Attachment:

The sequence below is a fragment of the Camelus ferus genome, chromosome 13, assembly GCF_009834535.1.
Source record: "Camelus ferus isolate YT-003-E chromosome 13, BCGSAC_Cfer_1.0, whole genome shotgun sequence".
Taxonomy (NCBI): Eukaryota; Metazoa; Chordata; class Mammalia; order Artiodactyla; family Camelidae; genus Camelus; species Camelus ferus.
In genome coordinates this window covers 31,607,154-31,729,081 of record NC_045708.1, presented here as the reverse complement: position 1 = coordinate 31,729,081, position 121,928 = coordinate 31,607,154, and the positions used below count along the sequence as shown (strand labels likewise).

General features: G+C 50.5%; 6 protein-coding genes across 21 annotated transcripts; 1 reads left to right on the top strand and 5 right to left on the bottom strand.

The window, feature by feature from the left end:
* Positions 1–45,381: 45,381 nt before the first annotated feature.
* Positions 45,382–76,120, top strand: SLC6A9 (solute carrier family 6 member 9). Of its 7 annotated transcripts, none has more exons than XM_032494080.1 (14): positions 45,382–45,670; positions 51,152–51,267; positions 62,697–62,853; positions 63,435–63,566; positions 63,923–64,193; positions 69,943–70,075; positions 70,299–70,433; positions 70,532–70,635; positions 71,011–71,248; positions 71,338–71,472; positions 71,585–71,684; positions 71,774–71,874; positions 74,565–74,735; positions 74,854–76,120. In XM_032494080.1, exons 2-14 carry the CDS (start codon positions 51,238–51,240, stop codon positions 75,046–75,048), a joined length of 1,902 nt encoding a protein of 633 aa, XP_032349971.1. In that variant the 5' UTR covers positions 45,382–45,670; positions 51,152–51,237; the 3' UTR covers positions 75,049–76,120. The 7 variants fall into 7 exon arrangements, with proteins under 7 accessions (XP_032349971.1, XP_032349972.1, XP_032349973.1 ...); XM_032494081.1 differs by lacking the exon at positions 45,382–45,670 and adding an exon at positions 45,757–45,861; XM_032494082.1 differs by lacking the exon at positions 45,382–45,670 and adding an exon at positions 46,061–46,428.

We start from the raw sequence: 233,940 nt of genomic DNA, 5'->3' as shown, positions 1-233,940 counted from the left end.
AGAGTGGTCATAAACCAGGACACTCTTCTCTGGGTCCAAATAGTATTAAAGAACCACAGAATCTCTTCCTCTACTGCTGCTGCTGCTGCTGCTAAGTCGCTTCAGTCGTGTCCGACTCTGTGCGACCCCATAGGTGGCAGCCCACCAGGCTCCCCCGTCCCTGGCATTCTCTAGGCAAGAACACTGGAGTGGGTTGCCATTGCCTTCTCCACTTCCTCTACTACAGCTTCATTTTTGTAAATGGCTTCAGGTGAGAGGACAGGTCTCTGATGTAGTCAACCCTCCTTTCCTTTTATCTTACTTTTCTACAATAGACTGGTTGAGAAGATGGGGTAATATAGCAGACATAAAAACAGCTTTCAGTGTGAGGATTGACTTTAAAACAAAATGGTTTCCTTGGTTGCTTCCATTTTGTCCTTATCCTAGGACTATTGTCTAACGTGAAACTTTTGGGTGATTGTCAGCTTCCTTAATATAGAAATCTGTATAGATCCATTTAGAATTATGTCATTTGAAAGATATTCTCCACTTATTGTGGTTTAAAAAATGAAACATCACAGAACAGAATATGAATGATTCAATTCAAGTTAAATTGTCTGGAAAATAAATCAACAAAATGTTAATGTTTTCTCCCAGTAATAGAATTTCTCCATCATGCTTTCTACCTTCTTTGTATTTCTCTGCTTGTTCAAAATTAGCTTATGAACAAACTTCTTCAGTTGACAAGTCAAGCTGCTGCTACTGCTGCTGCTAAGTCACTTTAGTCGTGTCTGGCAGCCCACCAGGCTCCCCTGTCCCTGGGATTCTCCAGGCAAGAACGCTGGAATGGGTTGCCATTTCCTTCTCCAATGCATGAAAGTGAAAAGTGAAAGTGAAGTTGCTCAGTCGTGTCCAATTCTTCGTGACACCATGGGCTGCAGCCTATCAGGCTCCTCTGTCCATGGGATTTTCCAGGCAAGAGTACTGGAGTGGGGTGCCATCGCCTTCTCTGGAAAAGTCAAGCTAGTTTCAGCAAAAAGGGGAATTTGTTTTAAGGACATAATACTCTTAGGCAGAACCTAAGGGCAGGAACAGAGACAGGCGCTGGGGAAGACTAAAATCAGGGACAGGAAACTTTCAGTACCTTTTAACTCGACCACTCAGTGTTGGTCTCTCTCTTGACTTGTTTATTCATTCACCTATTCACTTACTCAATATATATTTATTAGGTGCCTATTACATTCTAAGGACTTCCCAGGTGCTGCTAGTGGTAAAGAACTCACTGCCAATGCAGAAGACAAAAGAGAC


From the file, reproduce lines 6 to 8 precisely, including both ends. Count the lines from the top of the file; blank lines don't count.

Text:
The window, feature by feature from the left end:
* Positions 1–45,381: 45,381 nt before the first annotated feature.
* Positions 45,382–76,120, top strand: SLC6A9 (solute carrier family 6 member 9). Of its 7 annotated transcripts, none has more exons than XM_032494080.1 (14): positions 45,382–45,670; positions 51,152–51,267; positions 62,697–62,853; positions 63,435–63,566; positions 63,923–64,193; positions 69,943–70,075; positions 70,299–70,433; positions 70,532–70,635; positions 71,011–71,248; positions 71,338–71,472; positions 71,585–71,684; positions 71,774–71,874; positions 74,565–74,735; positions 74,854–76,120. In XM_032494080.1, exons 2-14 carry the CDS (start codon positions 51,238–51,240, stop codon positions 75,046–75,048), a joined length of 1,902 nt encoding a protein of 633 aa, XP_032349971.1. In that variant the 5' UTR covers positions 45,382–45,670; positions 51,152–51,237; the 3' UTR covers positions 75,049–76,120. The 7 variants fall into 7 exon arrangements, with proteins under 7 accessions (XP_032349971.1, XP_032349972.1, XP_032349973.1 ...); XM_032494081.1 differs by lacking the exon at positions 45,382–45,670 and adding an exon at positions 45,757–45,861; XM_032494082.1 differs by lacking the exon at positions 45,382–45,670 and adding an exon at positions 46,061–46,428.